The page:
AT THE HEART of this important book is a persuasive, illuminating metaphor of sickness and healing. Paul Hawken, whose influential book The Ecology of Commerce set out the debate between the rights of the environment and the rights of business, has been travelling and meeting environmental and social justice groups worldwide for the past fifteen years. From this perspective he is able to identify what looks like the biggest social movement in the history of humankind: probably a million or more small grassroots groups working to “remake the world”.

The sickness he unflinchingly describes lies not only in environmental destruction – there is an unbearably painful story of the killing, in 1852, of a 300-foot, 2,500-year-old sequoia in California, felled so it could be exhibited as a sideshow on the East Coast – but also in the loss of indigenous cultures around the world who unfortunately for the last 500 years have found themselves in the way of the greed and brutality of less civilised societies bent on resource extraction.

We will never fully appreciate the depth and breadth of the New World cultures which imploded after the conquest of the Americas: an estimated 98% of the population died of “disease, violence and heartbreak” within 200 years. Hawken is uncompromising in his opposition to today’s multinationals who “legally or illegally, impose their will on indigenous cultures” and gives a depressingly long list of their names. But, in keeping with the theme of the book, he also gives us hope: thirty-eight organisations exist to defend the Amazon region alone, all networked with and assisted by Amazon Watch in San Francisco.

In tracing the roots of this worldwide phenomenon, Hawken takes us via Emerson and Thoreau to the birth of the conservation movement in the United States. He shows how Rachel Carson’s Silent Spring, which warned of the dangers of DDT, established the basic dynamic between environmentalists and industry, provoking a furious and misogynistic backlash from chemical companies who called Carson “more poisonous than the pesticides she condemned”. Her name and influence live on in many ways, not least the e-bulletin Rachel’s Democracy and Health News sent out by Peter and Tim Montague in New Jersey, who, tireless and unpaid, provide inspiring articles and reviews to their subscribers every week.

In an overview of the origins of the civil rights movement, Thoreau’s influence on Gandhi, and Gandhi’s on Martin Luther King are explored, with a fascinating side story about the background and education of Rosa Parks and how in 1955 she came to take the action that sparked off the Montgomery bus boycott and the civil rights campaign. More than once in this book, Hawken takes a story we think we know and illuminates it in a truer light: Martin Luther King’s first civil rights speech on the first night of the boycott, given here in its entirety, is simply astounding.

One persistent theme of Blessed Unrest is the principle that social justice and environmental justice cannot be separated: what harms our environment harms us, as Carson so eloquently showed. We are losing biodiversity in human cultures and natural environments; what this means is a tremendous loss of resilience. “If overwhelming the ecological integrity of watersheds, forests or seas is biological suicide, it is not a big step to imagine that overwhelming indigenous cultures is equally shortsighted.” We need to start seeing indigenous cultures with their intimate understanding of how to live well in a place as “an image of a future by which we can escape our present”, and re-civilise ourselves, with the understanding that “living within the biological constraints of the Earth may be the most civilised activity a person can pursue.”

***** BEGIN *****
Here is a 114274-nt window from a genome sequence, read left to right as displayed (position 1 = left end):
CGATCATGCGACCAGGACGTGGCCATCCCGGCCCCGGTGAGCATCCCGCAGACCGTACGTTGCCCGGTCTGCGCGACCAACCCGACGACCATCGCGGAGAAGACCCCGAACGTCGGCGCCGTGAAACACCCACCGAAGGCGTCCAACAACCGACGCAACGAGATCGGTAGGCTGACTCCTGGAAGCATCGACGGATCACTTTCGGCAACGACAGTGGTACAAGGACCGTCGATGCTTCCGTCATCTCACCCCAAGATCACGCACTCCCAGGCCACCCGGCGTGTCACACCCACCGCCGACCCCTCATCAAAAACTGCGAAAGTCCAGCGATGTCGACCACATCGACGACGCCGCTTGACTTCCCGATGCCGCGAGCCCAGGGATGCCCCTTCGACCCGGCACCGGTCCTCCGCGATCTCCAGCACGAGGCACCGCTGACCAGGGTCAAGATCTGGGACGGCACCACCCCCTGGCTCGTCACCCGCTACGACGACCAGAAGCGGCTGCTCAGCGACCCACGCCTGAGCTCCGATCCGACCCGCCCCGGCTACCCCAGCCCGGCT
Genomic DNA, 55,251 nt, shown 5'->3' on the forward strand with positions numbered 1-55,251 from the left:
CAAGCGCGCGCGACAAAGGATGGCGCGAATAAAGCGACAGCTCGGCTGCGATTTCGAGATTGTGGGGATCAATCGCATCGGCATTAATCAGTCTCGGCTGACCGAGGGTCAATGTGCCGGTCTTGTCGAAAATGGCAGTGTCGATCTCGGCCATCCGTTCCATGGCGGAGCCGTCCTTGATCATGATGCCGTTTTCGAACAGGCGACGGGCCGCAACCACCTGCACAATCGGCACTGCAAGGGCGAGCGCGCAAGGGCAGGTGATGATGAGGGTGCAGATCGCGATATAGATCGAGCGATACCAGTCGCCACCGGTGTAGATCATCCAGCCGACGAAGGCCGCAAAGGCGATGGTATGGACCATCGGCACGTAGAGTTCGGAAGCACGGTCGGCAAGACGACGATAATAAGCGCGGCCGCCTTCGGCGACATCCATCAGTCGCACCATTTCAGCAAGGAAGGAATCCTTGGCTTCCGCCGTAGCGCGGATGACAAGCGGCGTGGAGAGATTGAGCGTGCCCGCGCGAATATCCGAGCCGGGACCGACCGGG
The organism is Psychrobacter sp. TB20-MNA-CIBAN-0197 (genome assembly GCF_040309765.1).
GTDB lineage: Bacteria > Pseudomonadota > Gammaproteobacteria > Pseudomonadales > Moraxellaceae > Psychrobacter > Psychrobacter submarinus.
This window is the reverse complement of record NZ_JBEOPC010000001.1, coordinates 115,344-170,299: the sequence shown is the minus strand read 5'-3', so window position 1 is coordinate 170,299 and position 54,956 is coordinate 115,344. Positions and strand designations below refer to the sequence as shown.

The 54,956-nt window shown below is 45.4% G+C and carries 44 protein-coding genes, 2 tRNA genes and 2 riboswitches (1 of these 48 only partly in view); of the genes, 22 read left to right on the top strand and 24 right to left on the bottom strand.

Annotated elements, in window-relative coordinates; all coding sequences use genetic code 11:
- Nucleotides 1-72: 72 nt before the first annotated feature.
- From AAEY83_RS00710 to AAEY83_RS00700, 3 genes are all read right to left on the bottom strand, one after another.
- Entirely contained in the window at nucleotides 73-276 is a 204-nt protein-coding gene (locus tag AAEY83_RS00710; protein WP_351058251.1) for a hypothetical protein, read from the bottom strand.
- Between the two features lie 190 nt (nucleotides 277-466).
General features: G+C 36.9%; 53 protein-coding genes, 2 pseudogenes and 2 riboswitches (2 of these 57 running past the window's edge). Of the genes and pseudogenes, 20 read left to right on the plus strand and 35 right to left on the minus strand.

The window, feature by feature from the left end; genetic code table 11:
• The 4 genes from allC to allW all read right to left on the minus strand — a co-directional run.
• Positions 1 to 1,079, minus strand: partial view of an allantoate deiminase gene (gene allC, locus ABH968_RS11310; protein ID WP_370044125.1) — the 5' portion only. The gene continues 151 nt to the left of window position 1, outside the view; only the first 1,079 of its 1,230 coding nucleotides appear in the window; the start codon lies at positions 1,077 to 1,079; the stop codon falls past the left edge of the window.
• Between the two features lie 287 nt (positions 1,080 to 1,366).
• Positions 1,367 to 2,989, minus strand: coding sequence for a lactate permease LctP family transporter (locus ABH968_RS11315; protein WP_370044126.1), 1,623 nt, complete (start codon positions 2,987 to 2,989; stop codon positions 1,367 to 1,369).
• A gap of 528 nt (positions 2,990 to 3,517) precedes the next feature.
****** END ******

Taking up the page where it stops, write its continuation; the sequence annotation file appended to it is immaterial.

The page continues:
SO WHERE ARE the healing, the restoration, the hope? We are familiar with the idea of the Earth as a living, self-regulating organism. What if we extend that concept to humankind? Can we see the grassroots activist groups arising all over the world as “a collective movement that would protect, repair and restore that organism’s capacity to endure when threatened”? Just as in the human immune system, the movement’s function depends on the “quality of its connectedness” – it is this connectivity that allows small organisations to be task-specific and use resources precisely and frugally. The multiplicity of concerns that some have reproached the movement for actually then becomes its strength and the smallness of its constituent groups becomes a virtue.

It is impossible in this short review to do more than hint at the subtlety and inventiveness of this book, with its profound insights and heart-stopping images. One third of the book is appendix: over 100 pages long, it sets out not the names of all the groups known to Hawken and his team, but a complete taxonomy of their concerns – from Agricultural Policy to Workers’ Rights. It represents, says Hawken, the “most complete listing of issues that need to be addressed to achieve a just and sustainable world. It is a curriculum and a course catalogue for a university that should but does not exist.” Will any educators take up this momentous challenge?

The database that has been set up to link and network all these groups is at If you belong to a grassroots group working for a sustainable future, you can add your group, offer resources freely to others, find support and encouragement. You can become an active part of the immune system that the Earth has produced to protect itself; of a broad non-ideological movement creating a new narrative. We may dare to hope that, leaderless yet with a shared vision, small yet powerfully connected, diffuse yet globally pervasive, it will prevail.

Caroline Walker worked at the Small School Hartland for thirteen years and is now a volunteer director of the Torridge Action Group for Sustainability.